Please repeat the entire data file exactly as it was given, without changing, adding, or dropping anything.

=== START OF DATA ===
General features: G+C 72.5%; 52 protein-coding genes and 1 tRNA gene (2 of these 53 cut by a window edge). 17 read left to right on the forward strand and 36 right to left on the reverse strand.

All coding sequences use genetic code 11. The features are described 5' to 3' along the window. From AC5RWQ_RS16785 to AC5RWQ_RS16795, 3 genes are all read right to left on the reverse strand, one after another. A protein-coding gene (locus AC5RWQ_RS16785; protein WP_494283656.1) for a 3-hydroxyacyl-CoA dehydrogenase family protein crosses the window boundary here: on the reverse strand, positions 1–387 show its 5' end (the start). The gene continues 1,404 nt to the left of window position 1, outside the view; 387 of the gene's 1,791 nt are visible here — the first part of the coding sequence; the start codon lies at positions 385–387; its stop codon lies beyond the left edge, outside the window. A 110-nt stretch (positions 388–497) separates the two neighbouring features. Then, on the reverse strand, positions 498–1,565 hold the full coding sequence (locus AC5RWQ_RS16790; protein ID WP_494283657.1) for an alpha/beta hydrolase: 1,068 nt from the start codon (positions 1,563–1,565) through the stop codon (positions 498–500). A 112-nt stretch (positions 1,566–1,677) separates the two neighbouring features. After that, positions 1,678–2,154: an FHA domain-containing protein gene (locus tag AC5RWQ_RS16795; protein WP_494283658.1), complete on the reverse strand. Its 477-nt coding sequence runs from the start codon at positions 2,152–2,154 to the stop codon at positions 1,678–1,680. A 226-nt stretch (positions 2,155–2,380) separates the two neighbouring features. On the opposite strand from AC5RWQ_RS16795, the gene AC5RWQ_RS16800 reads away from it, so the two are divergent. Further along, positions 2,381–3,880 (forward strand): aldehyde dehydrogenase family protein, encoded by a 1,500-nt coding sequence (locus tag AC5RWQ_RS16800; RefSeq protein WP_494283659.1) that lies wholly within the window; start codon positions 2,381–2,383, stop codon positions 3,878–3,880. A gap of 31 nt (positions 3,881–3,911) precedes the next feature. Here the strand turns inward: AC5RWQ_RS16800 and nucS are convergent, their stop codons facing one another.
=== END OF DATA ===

General features: G+C 72.5%; 52 protein-coding genes and 1 tRNA gene (2 of these 53 cut by a window edge). 17 read left to right on the forward strand and 36 right to left on the reverse strand.

All coding sequences use genetic code 11. The features are described 5' to 3' along the window. From AC5RWQ_RS16785 to AC5RWQ_RS16795, 3 genes are all read right to left on the reverse strand, one after another. A protein-coding gene (locus AC5RWQ_RS16785; protein WP_494283656.1) for a 3-hydroxyacyl-CoA dehydrogenase family protein crosses the window boundary here: on the reverse strand, positions 1–387 show its 5' end (the start). The gene continues 1,404 nt to the left of window position 1, outside the view; 387 of the gene's 1,791 nt are visible here — the first part of the coding sequence; the start codon lies at positions 385–387; its stop codon lies beyond the left edge, outside the window. A 110-nt stretch (positions 388–497) separates the two neighbouring features. Then, on the reverse strand, positions 498–1,565 hold the full coding sequence (locus AC5RWQ_RS16790; protein ID WP_494283657.1) for an alpha/beta hydrolase: 1,068 nt from the start codon (positions 1,563–1,565) through the stop codon (positions 498–500). A 112-nt stretch (positions 1,566–1,677) separates the two neighbouring features. After that, positions 1,678–2,154: an FHA domain-containing protein gene (locus tag AC5RWQ_RS16795; protein WP_494283658.1), complete on the reverse strand. Its 477-nt coding sequence runs from the start codon at positions 2,152–2,154 to the stop codon at positions 1,678–1,680. A 226-nt stretch (positions 2,155–2,380) separates the two neighbouring features. On the opposite strand from AC5RWQ_RS16795, the gene AC5RWQ_RS16800 reads away from it, so the two are divergent. Further along, positions 2,381–3,880 (forward strand): aldehyde dehydrogenase family protein, encoded by a 1,500-nt coding sequence (locus tag AC5RWQ_RS16800; RefSeq protein WP_494283659.1) that lies wholly within the window; start codon positions 2,381–2,383, stop codon positions 3,878–3,880. A gap of 31 nt (positions 3,881–3,911) precedes the next feature. Here the strand turns inward: AC5RWQ_RS16800 and nucS are convergent, their stop codons facing one another.